For Mike Blaylock, director of Midlothian, VA-based FAME All Stars, all-star cheerleading’s evolving attitude toward gay athletes in sports can be summed up one way: The fact that he can talk openly about his upcoming wedding to his partner of five years, Adam, in the gym.
“What I love is when I have little girls in my gym begging to be flower girls,” he says, fighting back tears. “I have little girls, that the day of the wedding—this makes me emotional talking about it—but they want to be involved. Not because it would be fun or different, just because they recognize that the bond I have with this person with whom I spend my life. They respect that it’s not a mockery, and it’s not fake. They respect it enough to where they would be a part of it if they could.”
When Blaylock talks about his gym’s 6-, 7- and 8-year-olds recognizing his relationship in the same way they recognize “quote-unquote traditional relationships,” he gets choked up. Because according to Blaylock, that positive reception wouldn’t have been the case 15 years ago in all-star cheerleading.
One Step Forward, One Step Back
All-star cheer isn’t the only area that has made some strides—in April, Washington Wizards player Jason Collins made history when he became the first openly gay male athlete playing in a major sport. Professional athletes from sports organizations including the NFL, NHL, pro soccer and ESPN, among others, have also banded together to form the You Can Play organization. Its motto: “Gay athletes. Straight allies. Teaming up for respect.”
Yet some feel we haven’t come far enough. Though most would assume that the last place sexuality would be an issue would be all-star cheerleading, a USASF rule made last spring cast doubt on the industry’s acceptance level. The rule mandated that males “minimize exaggerated or theatrical movements,” and many in the industry viewed it as discrimination against gay cheerleaders. The rule was later retracted, but the spotlight on the issue brought the treatment of gay athletes in competitive cheerleading to the forefront.
The recent controversy begs the question: What’s the climate for gay athletes in cheerleading gyms today?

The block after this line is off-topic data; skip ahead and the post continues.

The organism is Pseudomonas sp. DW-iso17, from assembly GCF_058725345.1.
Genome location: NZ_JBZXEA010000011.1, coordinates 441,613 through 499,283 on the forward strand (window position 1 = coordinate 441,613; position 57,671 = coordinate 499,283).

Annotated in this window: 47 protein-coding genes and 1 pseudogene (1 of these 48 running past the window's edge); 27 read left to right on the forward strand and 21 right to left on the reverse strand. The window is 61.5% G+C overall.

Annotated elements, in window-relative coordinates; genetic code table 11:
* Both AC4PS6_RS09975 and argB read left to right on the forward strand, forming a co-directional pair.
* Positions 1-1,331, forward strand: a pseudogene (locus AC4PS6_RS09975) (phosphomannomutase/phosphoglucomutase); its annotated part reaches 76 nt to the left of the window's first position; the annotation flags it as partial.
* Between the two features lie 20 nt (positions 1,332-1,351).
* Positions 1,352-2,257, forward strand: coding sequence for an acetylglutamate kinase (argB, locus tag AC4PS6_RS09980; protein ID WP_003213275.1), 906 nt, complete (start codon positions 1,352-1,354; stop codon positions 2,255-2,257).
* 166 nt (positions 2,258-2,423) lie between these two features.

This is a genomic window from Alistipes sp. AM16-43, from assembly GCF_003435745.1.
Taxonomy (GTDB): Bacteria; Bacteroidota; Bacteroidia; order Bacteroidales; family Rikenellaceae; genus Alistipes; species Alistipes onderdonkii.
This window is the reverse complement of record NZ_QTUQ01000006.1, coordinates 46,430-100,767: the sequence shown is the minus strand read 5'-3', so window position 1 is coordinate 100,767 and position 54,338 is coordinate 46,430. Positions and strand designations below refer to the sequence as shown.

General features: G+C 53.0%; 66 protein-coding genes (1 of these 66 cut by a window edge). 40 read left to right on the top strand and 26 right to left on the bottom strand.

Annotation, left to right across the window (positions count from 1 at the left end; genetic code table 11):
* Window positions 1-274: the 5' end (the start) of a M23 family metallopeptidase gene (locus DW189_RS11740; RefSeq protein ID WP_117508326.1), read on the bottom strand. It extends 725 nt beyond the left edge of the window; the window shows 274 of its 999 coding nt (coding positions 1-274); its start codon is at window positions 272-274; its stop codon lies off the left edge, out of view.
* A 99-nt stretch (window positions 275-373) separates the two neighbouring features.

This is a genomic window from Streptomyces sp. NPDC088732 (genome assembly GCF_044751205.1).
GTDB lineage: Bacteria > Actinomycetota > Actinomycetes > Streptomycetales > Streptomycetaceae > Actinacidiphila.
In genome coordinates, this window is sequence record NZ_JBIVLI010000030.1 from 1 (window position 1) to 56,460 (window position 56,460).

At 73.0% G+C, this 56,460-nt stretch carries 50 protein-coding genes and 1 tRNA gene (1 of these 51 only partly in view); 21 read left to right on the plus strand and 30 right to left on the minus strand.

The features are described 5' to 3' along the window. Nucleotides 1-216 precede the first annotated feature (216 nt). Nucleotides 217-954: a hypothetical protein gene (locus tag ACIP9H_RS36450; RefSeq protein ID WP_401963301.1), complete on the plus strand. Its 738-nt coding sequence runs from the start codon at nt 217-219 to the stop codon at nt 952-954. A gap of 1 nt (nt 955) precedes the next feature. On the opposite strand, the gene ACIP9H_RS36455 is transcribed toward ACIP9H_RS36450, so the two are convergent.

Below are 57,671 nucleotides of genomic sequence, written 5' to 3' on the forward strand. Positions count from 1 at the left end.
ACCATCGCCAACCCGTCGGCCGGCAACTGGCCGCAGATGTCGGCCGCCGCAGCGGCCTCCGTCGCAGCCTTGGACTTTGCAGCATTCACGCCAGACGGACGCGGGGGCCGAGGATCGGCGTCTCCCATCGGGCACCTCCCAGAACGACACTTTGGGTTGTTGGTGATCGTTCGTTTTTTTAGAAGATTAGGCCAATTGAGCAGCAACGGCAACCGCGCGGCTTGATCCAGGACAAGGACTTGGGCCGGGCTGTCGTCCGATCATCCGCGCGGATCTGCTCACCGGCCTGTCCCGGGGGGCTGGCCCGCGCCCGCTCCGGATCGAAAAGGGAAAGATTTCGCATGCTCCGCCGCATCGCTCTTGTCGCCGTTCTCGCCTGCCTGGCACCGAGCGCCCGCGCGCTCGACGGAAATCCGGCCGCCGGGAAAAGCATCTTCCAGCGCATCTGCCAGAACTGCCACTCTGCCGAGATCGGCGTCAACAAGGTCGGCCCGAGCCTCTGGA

That Was Then
Blaylock remembers all too well being discriminated against as a high school cheerleader via “harsh statements” to his face and behind his back from fellow students outside of his squad. Since starting his coaching career in 1998, he has slowly experienced a significant difference in the way he is viewed.
“The treatment back then wasn’t that it was negative, as far as in-your-face negative,” says Blaylock. “It was more of the ‘Let’s keep this quiet’ attitude or ‘Let’s not put that out there so much.’ And as time has passed and perspectives have changed, the ability to be who you are as a coach—and discuss those kinds of matters without the fear of ridicule or fear of being included in certain things—has [risen] dramatically.”
This Is Now
Not all gyms have specific policies for inclusion, but some do have unwritten rules about acceptance.
“[At FAME All-Stars], we’ve never had to create a tolerance policy because it’s just a universally known idea that we’re accepting,” Blaylock says. “We’ve never had to address with our parents or our team that one behavior should not be frowned on. I know that that is my own little bubble, but I have to say that I’m proud of that bubble.”
Over at ACE Cheer Company, based in Hattiesburg, Mississippi (a part of the country that skews conservative), co-owner Brandon Roberts says they take a strict anti-bullying stance, going as far as to sit down with parents and athletes if they hear kids making anti-gay comments about other athletes or coaches.